Of course, it’s easy to Monday-morning quarterback a failed launch. And, as Oscar-winning screenwriter William Goldman said about predicting Hollywood hits, “Nobody knows anything.” There’s no good way, with any given film, to tell exactly which part of the moviemaking process — the story, the acting, the directing, the cinematography, and of course the marketing — will make the biggest contribution to success or failure. In a print ad you can alter a single word and response rates may change enormously. How much more tenuous must be the decisions made in promoting a film via its trailer?

And there’s always that ineffable something that can empower a work of art to capture the public’s imagination. Besides, many things happen to a movie offstage, things that can change everything, things we never find out about.

But, people! There’s no sense in spending hundreds of millions on a movie production if the marketing department is on vacation. Let the director direct, and let marketing market.

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Failure? Mistake? Lesson?

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An expert is a person who has made all the mistakes which can be made in a very narrow field. — Niels Bohr

In recent years it’s become a business truism that failure is a path to success. The idea is that if you’re having failures you’re trying lots of things — tossing stuff against the wall to see what sticks — which should lead eventually to something that pays off big time. (In Silicon Valley this attitude is quite popular, as high-tech startups are especially iffy.)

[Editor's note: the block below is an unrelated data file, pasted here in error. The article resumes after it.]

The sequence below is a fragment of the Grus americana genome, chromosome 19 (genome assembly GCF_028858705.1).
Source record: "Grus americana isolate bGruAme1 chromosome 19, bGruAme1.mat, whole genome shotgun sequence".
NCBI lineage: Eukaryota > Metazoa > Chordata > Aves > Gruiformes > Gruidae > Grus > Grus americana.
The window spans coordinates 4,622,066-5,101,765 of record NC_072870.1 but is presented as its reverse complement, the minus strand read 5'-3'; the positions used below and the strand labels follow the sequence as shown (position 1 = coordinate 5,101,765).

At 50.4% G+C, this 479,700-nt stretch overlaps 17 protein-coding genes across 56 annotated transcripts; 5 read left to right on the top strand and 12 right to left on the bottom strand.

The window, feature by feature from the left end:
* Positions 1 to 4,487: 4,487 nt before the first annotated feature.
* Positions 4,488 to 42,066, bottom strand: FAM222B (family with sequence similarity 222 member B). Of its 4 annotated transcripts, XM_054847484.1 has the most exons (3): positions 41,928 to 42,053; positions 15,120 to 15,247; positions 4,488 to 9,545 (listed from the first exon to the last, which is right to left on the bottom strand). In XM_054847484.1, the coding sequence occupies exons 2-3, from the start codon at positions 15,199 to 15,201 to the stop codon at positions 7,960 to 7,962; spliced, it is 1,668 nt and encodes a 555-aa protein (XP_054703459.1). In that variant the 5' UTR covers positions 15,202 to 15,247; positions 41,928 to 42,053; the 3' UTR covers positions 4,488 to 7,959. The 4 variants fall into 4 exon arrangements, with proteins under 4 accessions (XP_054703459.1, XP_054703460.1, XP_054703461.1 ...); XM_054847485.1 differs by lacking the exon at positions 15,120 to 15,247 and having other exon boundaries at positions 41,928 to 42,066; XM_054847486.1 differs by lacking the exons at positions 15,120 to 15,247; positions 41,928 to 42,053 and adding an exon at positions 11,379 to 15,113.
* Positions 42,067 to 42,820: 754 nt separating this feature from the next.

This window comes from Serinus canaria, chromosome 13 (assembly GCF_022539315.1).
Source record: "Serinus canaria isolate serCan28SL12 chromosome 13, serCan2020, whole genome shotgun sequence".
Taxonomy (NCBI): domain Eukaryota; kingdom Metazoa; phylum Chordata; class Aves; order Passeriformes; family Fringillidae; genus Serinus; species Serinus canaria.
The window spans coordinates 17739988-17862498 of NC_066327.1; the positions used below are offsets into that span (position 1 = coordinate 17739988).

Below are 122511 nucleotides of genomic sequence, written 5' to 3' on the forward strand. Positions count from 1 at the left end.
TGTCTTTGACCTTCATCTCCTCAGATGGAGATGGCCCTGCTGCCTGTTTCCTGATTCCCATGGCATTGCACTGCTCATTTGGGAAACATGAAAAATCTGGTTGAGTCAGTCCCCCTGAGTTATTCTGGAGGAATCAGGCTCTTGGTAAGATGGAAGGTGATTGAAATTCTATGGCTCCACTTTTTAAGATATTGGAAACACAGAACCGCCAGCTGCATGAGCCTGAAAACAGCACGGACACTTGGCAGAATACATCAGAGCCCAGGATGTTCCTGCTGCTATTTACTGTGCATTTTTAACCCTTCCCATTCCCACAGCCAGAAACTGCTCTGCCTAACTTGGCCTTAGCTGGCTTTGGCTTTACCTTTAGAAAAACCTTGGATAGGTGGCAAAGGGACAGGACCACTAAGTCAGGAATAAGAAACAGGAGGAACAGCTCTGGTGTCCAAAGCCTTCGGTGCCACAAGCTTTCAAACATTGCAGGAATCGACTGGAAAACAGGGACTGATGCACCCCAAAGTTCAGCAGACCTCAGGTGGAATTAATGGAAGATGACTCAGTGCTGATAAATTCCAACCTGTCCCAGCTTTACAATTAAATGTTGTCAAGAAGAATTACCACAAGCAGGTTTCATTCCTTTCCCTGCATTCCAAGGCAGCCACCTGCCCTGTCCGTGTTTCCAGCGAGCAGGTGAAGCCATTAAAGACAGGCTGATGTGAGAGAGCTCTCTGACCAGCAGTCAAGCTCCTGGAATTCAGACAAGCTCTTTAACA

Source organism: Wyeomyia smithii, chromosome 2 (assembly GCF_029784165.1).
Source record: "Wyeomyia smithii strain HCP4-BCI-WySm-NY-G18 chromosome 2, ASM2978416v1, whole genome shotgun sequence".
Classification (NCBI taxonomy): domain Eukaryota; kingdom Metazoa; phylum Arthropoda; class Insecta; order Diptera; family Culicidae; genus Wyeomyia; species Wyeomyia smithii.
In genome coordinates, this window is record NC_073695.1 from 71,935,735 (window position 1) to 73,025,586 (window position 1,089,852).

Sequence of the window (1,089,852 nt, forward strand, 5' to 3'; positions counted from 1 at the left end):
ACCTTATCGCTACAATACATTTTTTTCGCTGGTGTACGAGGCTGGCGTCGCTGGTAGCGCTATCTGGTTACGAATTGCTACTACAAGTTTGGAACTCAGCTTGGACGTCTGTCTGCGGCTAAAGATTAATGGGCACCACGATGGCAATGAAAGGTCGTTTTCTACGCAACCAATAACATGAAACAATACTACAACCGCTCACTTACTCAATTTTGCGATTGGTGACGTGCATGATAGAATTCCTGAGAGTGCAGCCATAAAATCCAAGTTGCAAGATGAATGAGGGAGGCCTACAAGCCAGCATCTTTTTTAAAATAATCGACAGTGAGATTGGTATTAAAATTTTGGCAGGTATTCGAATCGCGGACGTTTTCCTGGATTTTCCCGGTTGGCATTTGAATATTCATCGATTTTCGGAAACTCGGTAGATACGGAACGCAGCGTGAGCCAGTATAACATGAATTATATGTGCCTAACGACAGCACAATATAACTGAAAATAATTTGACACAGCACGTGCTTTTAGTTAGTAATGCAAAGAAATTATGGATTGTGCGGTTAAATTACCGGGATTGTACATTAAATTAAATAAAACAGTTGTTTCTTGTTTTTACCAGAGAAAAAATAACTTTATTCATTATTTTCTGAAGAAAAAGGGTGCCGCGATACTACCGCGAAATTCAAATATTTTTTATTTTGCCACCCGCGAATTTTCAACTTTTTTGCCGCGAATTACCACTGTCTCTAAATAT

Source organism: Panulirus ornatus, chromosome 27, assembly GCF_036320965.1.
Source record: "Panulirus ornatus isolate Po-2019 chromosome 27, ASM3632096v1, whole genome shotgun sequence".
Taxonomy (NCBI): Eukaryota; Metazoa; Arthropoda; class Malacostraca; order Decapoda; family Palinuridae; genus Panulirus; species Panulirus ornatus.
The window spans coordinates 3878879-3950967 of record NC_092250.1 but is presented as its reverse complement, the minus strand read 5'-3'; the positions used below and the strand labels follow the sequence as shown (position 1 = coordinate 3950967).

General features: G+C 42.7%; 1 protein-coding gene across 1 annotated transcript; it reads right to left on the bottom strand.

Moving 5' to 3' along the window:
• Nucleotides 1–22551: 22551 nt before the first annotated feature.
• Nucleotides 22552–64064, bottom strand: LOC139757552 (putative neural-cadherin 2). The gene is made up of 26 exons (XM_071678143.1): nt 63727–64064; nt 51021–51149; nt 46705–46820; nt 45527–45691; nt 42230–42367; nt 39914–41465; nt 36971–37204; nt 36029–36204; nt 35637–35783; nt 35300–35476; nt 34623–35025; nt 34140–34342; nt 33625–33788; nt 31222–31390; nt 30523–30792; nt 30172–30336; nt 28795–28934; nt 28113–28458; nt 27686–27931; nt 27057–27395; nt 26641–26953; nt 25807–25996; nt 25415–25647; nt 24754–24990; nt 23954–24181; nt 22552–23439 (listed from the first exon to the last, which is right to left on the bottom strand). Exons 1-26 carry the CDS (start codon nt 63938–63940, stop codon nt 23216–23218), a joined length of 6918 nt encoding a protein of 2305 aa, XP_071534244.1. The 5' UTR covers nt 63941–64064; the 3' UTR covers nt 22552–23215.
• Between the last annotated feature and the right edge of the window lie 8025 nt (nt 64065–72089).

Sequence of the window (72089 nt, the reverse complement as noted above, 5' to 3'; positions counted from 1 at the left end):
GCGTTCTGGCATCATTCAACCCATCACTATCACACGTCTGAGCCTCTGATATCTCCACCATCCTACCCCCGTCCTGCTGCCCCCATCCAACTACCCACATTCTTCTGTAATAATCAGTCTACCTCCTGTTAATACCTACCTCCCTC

There’s a problem with this notion: it isn’t exactly true. Owners whose first businesses fail are unlikely to try again. The collapse of a cherished enterprise can crush the first-timer. These failures destroy capital, upend job security and ruin reputations.

Just thinking about such scenarios can make a business owner’s heart rate go into overdrive.

But maybe we’re suffering from a bit of confusion about what people mean by failure. Much of what is called “failure” is simply “mistakes”. When we confuse the two, we hesitate to try things, even small things, for fear we’ll “fail” when often the worst that happens is we learn something useful. If we don’t make this distinction — between mistakes and failures — we’ll freeze up at the little challenges, and eventually our frozen selves shatter against a wall of defeat.

When scientists run an experiment and get a result they weren’t expecting, they don’t consider this “failure”; they think of it as “data”. To them, it’s all interesting. Artists experiment over and over, discarding most of their attempts, as they perfect new paintings or songs or comedy sketches.